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Hot and bothersome menopausal hot flushes

Some post-menopausal women see their lives completely turned upside down by hot flushes. Find out how to deal with side effects of your changing hormones.

Bothersome hot flushes
© Thinkstock

At work or at home, day or night, menopausal hot flushes can occur without warning and can last for up to one hour. At the office, during a meeting or when you’re having dinner with friends, there’s no escape!

Hot flushes appear, without any warning, and often wreck the lives of the women affected. However, depending on how severe they are, hot flushes are neither experienced nor treated in the same way.

Hot flushes: the most common menopausal symptom

For the majority of women, menopause occurs between the ages of 45 and 55. With it, functional problems sometimes appear, called climacteric disorders. Amongst these, hot flushes represent one of the most characteristic and earliest signs of menopause in the western world. The ovaries produce fewer and fewer hormones, and the resulting deficiency can trigger hot flushes, which are sometimes made worse by stressful situations.

Hot flushes generally appear even before periods have stopped. Other symptoms such as tiredness, vaginal dryness or weight gain are subtler and take longer to set in. Although one in every two women doesn’t have hot flushes or only very mild ones, the other half suffers from these sometimes very unpleasant symptoms.

Hot flushes: red, hot and had enough of them

Hot flushes are characterised by a feeling of intense heat that suddenly sweeps up from your chest to your neck and then your face, and at the same time you can go red and start sweating.

A hot flush usually lasts between 30 seconds and a few minutes and is often followed by cold sweats. Because they can sometimes happen up to 15 or 20 times a day, hot flushes can trouble some women so much that they are even prevented from working.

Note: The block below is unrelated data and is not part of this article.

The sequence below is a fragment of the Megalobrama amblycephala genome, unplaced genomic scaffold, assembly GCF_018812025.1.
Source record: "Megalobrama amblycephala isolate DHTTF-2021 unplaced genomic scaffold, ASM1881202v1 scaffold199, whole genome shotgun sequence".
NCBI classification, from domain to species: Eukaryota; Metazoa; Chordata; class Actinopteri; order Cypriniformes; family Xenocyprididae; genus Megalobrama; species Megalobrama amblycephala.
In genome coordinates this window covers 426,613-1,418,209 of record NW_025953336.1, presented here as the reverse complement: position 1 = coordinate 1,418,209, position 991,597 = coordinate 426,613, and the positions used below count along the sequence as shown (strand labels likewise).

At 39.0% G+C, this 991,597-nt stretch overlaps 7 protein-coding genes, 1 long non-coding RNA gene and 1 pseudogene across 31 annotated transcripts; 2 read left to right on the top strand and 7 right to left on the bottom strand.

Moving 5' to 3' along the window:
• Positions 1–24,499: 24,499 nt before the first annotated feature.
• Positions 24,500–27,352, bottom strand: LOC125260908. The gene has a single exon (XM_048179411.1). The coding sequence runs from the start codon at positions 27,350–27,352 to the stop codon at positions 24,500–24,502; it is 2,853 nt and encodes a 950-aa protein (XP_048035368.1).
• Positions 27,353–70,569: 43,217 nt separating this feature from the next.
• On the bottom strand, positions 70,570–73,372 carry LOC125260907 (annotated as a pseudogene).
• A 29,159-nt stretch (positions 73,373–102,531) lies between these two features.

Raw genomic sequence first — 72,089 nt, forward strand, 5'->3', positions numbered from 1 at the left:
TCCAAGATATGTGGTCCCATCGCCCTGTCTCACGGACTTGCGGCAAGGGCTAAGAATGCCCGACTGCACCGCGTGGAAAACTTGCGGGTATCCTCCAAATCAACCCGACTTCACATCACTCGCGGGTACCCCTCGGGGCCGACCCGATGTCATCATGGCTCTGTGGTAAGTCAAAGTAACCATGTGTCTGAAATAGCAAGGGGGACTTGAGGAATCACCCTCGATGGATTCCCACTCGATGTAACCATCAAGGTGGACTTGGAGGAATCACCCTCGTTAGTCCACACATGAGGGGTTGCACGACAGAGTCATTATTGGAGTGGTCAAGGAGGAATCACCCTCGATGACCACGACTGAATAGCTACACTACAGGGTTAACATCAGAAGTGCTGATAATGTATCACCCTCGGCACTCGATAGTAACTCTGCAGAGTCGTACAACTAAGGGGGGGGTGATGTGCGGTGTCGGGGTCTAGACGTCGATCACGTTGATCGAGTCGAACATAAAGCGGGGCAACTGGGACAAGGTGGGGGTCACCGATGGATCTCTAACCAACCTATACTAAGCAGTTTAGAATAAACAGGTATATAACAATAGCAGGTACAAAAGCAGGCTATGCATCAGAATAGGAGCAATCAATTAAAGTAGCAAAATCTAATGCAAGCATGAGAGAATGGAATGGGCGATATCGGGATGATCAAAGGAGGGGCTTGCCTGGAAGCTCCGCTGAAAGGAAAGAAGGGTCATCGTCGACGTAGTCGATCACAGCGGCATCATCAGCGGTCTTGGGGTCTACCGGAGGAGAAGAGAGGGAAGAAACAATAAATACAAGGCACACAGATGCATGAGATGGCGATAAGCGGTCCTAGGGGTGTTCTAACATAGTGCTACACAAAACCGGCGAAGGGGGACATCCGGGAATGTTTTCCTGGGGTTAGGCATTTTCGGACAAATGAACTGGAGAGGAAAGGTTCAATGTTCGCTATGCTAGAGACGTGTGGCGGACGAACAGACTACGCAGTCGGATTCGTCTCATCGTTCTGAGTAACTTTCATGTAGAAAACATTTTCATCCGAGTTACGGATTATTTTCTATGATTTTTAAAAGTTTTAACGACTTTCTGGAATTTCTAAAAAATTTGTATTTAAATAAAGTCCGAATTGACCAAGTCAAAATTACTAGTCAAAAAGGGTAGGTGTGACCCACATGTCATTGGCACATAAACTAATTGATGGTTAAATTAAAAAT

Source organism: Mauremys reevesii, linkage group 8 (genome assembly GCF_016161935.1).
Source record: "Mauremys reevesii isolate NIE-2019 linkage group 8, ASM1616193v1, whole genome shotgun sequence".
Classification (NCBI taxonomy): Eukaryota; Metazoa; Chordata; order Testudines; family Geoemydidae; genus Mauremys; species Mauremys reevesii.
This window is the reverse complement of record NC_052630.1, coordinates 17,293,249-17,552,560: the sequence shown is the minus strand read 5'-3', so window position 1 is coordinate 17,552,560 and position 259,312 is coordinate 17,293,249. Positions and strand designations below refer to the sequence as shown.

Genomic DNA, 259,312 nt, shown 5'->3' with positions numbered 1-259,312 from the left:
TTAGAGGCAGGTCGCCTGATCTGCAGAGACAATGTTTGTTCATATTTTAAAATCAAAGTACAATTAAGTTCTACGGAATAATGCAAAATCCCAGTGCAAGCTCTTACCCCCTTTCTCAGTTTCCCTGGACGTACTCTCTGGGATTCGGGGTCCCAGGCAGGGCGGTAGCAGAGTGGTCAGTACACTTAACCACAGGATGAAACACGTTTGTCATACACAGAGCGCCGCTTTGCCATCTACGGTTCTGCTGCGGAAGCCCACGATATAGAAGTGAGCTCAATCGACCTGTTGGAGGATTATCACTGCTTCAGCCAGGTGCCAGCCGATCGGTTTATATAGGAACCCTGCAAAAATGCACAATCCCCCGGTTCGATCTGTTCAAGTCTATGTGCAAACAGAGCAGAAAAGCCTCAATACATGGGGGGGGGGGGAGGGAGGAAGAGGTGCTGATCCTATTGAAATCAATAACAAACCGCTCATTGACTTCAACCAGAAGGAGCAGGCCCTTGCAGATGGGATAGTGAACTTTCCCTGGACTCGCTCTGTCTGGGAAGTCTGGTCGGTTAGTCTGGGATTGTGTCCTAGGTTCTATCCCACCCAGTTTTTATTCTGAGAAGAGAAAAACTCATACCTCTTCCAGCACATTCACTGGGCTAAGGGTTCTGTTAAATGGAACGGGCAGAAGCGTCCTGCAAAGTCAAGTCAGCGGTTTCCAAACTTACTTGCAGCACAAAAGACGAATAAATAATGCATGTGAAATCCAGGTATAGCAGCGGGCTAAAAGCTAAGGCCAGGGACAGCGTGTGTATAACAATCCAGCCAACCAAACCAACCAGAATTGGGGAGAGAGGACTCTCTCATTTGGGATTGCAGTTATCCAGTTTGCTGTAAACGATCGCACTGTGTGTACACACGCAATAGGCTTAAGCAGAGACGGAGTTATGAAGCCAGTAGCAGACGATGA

During the night, extreme sweats can take over, waking women up, forcing them to change their nightclothes and the sheets, and sometimes leading to insomnia. These temporary ‘mini-heat waves’ are not dangerous but can become really tiring and depressing.

Hot flushes vary greatly from woman to woman, in frequency and intensity, and different women experience them in very different ways. According to some studies, they also vary according to the country, diet and socio-cultural level.

Hot flushes can disappear spontaneously after 4 or 5 years on average, but it is estimated that half of women suffering from genuine hot flushes keep on having them for a long time – up to ten years, if they don’t have treatment. Alongside minor hot flushes that are often improved by avoiding stressful situations or by watching out for sudden changes in temperature, around 30% are so uncomfortable that they need treatment.

Hot flushes: a variety of treatments

The most effective treatment for extreme hot flushes is hormone replacement therapy (HRT), which can only be started after periods have completely stopped. By filling in the hormonal deficiency, nearly 90% of hot flushes disappear within a few days.

However, HRT does produce some severe side effects, and following various studies showing its implication in breast cancer, it’s only recommended if the quality of life is noticeably disrupted. HRT must be introduced at the lowest effective dose and for as short a length of time as possible – no longer than six months to a year.

Plant oestrogens known as isoflavones are derived from soya and are non-hormonal treatments used quite often, even though their effectiveness can vary greatly and there aren’t many studies of the risks involved in long-term use. Other herbal remedies include red clover and black cohosh, which have proven effective in the treatment of some women’s hot flushes.

Finally, some studies have shown that physical exercise can reduce hot flushes and other climacteric problems.  But don’t forget that as well as these harmless yet troublesome problems; the menopause is a time of high-risk as regards cardio-vascular and bone problems, and of weight-gain. Regular physical activity and a balanced diet are essential at any rate.

If exercise and diet can help reduce hot flushes as well, why do without them?

Posted 07.07.2011

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